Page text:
2012 OPEN FORUM Abstracts
META-ANALYSIS OF THE IMPACT OF STATINS ON THE MORTALITY AND THE EXACERBATION RATE OF PATIENTS WITH CHRONIC OBSTRUCTIVE PULMONARY DISEASE.
Alexandros G. Mathioudakis1, Victoria Chatzimavridou-Grigoriadou2, Prodromos Kanavidis2, Stavroula G. Amanetopoulou2, Ioannis Gialmanidis2, Efstathia I. Evangelopoulou2, Georgios A. Mathioudakis2; 1Medical Department, Macclesfield District General Hospital, Macclesfield, United Kingdom; 2Respiratory Department, General Hospital of Nikaia âSt. Panteleimonâ, Piraeus, Greece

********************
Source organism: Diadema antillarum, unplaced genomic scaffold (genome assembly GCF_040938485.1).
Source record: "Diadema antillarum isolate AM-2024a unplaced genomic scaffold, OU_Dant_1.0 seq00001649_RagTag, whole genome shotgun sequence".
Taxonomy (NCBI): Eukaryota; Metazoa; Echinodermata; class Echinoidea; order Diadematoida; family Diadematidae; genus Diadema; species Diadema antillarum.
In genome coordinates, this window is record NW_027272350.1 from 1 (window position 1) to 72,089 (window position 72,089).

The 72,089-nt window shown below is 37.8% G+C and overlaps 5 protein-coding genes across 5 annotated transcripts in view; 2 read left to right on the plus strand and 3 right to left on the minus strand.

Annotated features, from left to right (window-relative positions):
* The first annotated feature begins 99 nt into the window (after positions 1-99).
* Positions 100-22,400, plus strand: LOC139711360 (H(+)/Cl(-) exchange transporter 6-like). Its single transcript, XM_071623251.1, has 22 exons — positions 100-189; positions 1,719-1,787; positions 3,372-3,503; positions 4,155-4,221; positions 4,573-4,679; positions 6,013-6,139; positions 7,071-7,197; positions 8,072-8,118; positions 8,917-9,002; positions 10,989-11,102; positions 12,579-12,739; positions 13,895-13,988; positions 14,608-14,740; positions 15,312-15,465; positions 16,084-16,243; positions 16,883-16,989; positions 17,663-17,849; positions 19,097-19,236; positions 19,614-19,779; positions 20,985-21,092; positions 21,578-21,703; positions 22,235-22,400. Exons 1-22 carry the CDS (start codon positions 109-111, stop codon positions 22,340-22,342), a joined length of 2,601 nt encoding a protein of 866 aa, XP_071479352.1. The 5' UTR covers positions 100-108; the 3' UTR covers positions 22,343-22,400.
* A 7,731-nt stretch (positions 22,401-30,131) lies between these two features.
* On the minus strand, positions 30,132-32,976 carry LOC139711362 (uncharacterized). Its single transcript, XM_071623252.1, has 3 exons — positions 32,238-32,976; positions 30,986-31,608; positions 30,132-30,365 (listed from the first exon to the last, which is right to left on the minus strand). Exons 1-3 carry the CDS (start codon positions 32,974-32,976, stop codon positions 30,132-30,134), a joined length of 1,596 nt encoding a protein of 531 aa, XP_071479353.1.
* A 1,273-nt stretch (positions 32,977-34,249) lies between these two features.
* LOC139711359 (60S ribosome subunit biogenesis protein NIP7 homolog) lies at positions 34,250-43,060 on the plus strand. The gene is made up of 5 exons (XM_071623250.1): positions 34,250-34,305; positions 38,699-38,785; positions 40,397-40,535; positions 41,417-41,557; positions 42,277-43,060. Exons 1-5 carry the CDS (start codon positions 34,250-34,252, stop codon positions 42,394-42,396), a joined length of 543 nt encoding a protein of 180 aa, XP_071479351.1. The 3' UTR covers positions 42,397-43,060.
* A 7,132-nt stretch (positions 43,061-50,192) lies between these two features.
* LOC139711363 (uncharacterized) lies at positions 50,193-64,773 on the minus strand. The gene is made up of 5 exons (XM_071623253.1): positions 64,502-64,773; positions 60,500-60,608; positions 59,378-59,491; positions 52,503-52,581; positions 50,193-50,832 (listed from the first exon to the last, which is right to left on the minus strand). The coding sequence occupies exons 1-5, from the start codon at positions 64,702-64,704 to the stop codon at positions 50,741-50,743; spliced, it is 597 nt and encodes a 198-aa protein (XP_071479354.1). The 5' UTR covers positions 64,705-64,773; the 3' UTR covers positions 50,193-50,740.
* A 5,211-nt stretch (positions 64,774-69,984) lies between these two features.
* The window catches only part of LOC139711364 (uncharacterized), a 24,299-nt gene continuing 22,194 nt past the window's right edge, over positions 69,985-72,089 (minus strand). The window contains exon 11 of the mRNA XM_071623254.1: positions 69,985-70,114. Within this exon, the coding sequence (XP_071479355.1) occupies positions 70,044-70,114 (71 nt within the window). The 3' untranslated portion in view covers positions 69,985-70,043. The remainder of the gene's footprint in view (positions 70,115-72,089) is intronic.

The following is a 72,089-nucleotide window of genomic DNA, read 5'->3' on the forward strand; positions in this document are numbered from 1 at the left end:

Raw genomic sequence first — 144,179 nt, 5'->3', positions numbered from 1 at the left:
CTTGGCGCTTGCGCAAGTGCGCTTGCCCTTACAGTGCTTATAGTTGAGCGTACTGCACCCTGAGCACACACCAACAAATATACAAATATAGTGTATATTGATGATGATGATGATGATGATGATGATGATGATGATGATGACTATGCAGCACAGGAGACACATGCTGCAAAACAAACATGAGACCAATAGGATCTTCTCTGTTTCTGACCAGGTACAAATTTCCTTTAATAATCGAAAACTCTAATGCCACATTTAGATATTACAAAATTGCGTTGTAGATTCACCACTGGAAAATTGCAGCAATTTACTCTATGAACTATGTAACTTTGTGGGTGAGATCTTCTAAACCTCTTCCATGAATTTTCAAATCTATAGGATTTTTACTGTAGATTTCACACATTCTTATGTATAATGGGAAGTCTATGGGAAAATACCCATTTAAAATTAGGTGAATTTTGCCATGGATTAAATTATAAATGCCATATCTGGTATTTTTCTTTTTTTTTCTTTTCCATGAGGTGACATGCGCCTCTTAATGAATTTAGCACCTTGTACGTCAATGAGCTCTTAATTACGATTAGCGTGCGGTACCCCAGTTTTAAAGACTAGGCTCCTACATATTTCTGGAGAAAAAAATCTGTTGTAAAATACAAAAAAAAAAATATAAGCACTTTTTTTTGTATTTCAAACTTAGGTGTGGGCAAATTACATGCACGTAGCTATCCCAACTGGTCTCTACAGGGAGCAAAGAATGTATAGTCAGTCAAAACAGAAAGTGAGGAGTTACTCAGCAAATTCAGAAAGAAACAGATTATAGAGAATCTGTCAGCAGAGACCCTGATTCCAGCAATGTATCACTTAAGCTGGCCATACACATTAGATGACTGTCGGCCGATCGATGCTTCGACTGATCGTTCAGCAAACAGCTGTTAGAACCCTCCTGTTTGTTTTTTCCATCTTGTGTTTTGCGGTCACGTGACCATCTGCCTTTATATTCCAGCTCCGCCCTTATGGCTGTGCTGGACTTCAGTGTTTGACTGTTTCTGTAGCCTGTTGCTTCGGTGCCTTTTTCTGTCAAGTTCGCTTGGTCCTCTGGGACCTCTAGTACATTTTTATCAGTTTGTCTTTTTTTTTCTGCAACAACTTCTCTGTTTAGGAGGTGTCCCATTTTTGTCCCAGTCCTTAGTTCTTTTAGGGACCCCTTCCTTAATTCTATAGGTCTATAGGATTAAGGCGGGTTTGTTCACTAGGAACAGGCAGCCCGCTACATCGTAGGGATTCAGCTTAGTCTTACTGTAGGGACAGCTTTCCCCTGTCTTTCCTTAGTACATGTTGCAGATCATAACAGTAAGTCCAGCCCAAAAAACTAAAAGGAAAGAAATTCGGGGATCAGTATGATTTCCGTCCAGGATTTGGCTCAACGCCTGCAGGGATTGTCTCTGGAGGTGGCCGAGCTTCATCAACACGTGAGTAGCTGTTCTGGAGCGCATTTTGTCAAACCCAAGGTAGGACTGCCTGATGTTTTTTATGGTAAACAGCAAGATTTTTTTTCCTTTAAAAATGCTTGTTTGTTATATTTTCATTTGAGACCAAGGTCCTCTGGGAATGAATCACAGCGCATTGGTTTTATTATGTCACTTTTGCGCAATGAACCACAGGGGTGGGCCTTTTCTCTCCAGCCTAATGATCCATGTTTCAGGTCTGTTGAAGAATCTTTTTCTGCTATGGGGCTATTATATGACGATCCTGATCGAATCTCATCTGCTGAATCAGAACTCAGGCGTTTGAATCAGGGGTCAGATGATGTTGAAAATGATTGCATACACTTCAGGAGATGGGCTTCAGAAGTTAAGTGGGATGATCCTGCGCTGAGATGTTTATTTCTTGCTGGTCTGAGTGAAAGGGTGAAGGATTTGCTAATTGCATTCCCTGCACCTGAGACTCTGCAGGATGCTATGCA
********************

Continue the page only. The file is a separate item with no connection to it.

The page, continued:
Background: Medical therapy of Chronic Obstructive Pulmonary Disease (COPD) currently aims to reduce the exacerbation rates and to improve the quality of life. Only longterm oxygen administration has been shown to modify the mortality of the disease. In this meta-analysis of case-control and cohort studies we accumulated current evidence regarding the impact of statins on the survival rate of these patients. Methods: A systematic search in the electronic databases of the Cochrane Library, Medline and Scopus was conducted by two independent authors (May 2012). Case control and cohort studies on the impact of statins on the mortality and the exacerbation rate of patients with COPD. Data on total mortality and exacerbation rates were extracted and missing data were obtained from authors. Relative risk (RR) for total mortality and the exacerbation rate were calculated for each study and pooled. Results: 12 Case-control studies and cohorts, evaluating 231978 patients met the inclusion criteria. Statin administration was associated with a decreased risk of all-cause mortality (relative risk 0.635, 95% confidence interval 0.579 to 0.697) and a decreased exacerbation rate (relative risk 0.472, 95% confidence interval 0.304 to 0.732). Conclusion: Statistically significant reduction of the all-cause mortality and the exacerbation rate of COPD was found in patients who were receiving statins. 1A level of evidence cannot be deduced by our study, but our results enhance the level of evidence and encourage the conduction of clinical trials. Sponsored Research - None